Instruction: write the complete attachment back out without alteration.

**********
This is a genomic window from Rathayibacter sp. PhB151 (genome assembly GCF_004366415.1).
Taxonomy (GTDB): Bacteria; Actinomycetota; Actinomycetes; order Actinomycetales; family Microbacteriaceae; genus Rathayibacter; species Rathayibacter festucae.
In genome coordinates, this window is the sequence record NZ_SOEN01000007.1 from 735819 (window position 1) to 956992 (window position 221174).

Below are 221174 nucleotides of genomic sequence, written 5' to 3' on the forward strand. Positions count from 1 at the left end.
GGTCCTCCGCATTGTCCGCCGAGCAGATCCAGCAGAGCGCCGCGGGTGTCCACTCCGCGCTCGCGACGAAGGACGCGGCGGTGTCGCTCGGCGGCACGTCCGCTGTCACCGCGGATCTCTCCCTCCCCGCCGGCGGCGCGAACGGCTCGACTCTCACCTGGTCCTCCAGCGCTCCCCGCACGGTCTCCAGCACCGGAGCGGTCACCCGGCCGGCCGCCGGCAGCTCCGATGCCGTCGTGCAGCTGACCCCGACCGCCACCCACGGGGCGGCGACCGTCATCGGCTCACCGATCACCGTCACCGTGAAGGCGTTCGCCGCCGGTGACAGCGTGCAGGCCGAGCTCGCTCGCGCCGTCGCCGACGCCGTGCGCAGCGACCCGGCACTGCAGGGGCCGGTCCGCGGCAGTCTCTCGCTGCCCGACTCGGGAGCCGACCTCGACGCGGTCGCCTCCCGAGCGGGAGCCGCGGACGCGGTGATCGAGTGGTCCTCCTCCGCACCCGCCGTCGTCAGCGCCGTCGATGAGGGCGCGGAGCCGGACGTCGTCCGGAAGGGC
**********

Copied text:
This is a genomic window from Rathayibacter sp. PhB151 (genome assembly GCF_004366415.1).
Taxonomy (GTDB): Bacteria; Actinomycetota; Actinomycetes; order Actinomycetales; family Microbacteriaceae; genus Rathayibacter; species Rathayibacter festucae.
In genome coordinates, this window is the sequence record NZ_SOEN01000007.1 from 735819 (window position 1) to 956992 (window position 221174).

Below are 221174 nucleotides of genomic sequence, written 5' to 3' on the forward strand. Positions count from 1 at the left end.
GGTCCTCCGCATTGTCCGCCGAGCAGATCCAGCAGAGCGCCGCGGGTGTCCACTCCGCGCTCGCGACGAAGGACGCGGCGGTGTCGCTCGGCGGCACGTCCGCTGTCACCGCGGATCTCTCCCTCCCCGCCGGCGGCGCGAACGGCTCGACTCTCACCTGGTCCTCCAGCGCTCCCCGCACGGTCTCCAGCACCGGAGCGGTCACCCGGCCGGCCGCCGGCAGCTCCGATGCCGTCGTGCAGCTGACCCCGACCGCCACCCACGGGGCGGCGACCGTCATCGGCTCACCGATCACCGTCACCGTGAAGGCGTTCGCCGCCGGTGACAGCGTGCAGGCCGAGCTCGCTCGCGCCGTCGCCGACGCCGTGCGCAGCGACCCGGCACTGCAGGGGCCGGTCCGCGGCAGTCTCTCGCTGCCCGACTCGGGAGCCGACCTCGACGCGGTCGCCTCCCGAGCGGGAGCCGCGGACGCGGTGATCGAGTGGTCCTCCTCCGCACCCGCCGTCGTCAGCGCCGTCGATGAGGGCGCGGAGCCGGACGTCGTCCGGAAGGGC